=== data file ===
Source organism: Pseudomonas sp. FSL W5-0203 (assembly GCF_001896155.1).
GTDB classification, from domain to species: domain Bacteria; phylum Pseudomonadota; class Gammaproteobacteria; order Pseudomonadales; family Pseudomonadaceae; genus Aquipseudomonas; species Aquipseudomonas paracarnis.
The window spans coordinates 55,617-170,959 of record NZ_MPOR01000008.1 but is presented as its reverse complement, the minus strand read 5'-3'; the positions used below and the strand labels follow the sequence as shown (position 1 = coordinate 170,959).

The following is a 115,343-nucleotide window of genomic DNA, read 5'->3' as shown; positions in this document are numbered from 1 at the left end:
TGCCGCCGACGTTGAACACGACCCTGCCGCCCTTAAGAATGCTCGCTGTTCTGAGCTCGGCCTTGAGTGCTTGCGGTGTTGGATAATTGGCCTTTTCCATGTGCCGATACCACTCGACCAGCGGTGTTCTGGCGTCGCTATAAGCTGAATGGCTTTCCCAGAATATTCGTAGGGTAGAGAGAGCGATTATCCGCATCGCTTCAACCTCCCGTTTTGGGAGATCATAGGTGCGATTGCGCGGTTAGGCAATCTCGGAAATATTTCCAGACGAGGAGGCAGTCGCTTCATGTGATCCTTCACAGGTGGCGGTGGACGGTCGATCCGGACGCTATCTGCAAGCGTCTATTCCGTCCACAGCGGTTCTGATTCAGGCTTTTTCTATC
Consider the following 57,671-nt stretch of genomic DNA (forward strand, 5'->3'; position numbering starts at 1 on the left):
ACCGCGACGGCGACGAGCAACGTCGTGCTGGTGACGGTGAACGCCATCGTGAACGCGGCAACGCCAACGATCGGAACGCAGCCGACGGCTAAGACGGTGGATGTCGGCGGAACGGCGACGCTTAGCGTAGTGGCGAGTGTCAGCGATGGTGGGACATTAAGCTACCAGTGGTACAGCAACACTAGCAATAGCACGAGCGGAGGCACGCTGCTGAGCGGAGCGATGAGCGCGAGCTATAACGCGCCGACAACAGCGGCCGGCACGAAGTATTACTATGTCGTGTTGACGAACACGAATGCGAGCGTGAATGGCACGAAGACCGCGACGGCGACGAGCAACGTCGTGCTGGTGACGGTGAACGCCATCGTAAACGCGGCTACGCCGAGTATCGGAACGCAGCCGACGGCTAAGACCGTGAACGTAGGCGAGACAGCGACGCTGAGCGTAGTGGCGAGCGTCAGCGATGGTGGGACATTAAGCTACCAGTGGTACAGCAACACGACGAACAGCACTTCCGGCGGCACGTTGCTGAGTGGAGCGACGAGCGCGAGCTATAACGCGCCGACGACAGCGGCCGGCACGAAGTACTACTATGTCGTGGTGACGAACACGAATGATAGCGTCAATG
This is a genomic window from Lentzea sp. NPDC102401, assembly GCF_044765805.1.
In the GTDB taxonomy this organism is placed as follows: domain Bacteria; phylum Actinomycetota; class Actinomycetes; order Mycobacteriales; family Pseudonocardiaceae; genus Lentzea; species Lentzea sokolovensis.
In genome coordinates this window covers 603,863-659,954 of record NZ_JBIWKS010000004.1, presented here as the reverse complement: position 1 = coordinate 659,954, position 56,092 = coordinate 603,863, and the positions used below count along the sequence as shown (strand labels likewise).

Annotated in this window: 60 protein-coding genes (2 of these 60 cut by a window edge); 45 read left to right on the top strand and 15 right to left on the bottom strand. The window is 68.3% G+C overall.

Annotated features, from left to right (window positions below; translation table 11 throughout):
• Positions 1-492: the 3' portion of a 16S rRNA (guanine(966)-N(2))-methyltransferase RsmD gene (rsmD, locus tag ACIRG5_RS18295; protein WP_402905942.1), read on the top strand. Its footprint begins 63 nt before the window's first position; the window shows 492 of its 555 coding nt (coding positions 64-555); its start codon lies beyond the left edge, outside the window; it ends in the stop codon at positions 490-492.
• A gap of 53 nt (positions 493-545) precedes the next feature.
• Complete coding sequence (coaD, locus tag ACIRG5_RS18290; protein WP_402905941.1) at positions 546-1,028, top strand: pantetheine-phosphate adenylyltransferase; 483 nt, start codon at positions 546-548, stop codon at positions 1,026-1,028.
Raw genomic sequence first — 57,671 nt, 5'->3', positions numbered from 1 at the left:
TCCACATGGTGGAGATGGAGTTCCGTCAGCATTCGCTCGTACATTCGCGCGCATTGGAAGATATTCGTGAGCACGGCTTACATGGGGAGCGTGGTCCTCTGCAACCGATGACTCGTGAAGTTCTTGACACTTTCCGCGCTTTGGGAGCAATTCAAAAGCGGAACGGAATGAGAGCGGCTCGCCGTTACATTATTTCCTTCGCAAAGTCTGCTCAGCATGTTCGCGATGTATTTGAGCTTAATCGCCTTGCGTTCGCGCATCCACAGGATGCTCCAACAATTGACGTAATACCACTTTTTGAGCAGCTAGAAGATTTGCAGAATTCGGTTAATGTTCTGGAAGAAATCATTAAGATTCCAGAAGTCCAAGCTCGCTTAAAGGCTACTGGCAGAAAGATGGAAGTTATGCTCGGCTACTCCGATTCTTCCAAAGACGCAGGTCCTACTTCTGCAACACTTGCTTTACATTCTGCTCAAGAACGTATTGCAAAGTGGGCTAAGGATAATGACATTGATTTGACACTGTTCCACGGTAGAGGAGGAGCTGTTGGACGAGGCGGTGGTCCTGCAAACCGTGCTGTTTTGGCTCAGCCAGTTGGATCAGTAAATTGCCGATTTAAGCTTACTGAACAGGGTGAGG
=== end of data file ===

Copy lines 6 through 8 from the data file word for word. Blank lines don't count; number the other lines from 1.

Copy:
Consider the following 57,671-nt stretch of genomic DNA (forward strand, 5'->3'; position numbering starts at 1 on the left):
ACCGCGACGGCGACGAGCAACGTCGTGCTGGTGACGGTGAACGCCATCGTGAACGCGGCAACGCCAACGATCGGAACGCAGCCGACGGCTAAGACGGTGGATGTCGGCGGAACGGCGACGCTTAGCGTAGTGGCGAGTGTCAGCGATGGTGGGACATTAAGCTACCAGTGGTACAGCAACACTAGCAATAGCACGAGCGGAGGCACGCTGCTGAGCGGAGCGATGAGCGCGAGCTATAACGCGCCGACAACAGCGGCCGGCACGAAGTATTACTATGTCGTGTTGACGAACACGAATGCGAGCGTGAATGGCACGAAGACCGCGACGGCGACGAGCAACGTCGTGCTGGTGACGGTGAACGCCATCGTAAACGCGGCTACGCCGAGTATCGGAACGCAGCCGACGGCTAAGACCGTGAACGTAGGCGAGACAGCGACGCTGAGCGTAGTGGCGAGCGTCAGCGATGGTGGGACATTAAGCTACCAGTGGTACAGCAACACGACGAACAGCACTTCCGGCGGCACGTTGCTGAGTGGAGCGACGAGCGCGAGCTATAACGCGCCGACGACAGCGGCCGGCACGAAGTACTACTATGTCGTGGTGACGAACACGAATGATAGCGTCAATG
This is a genomic window from Lentzea sp. NPDC102401, assembly GCF_044765805.1.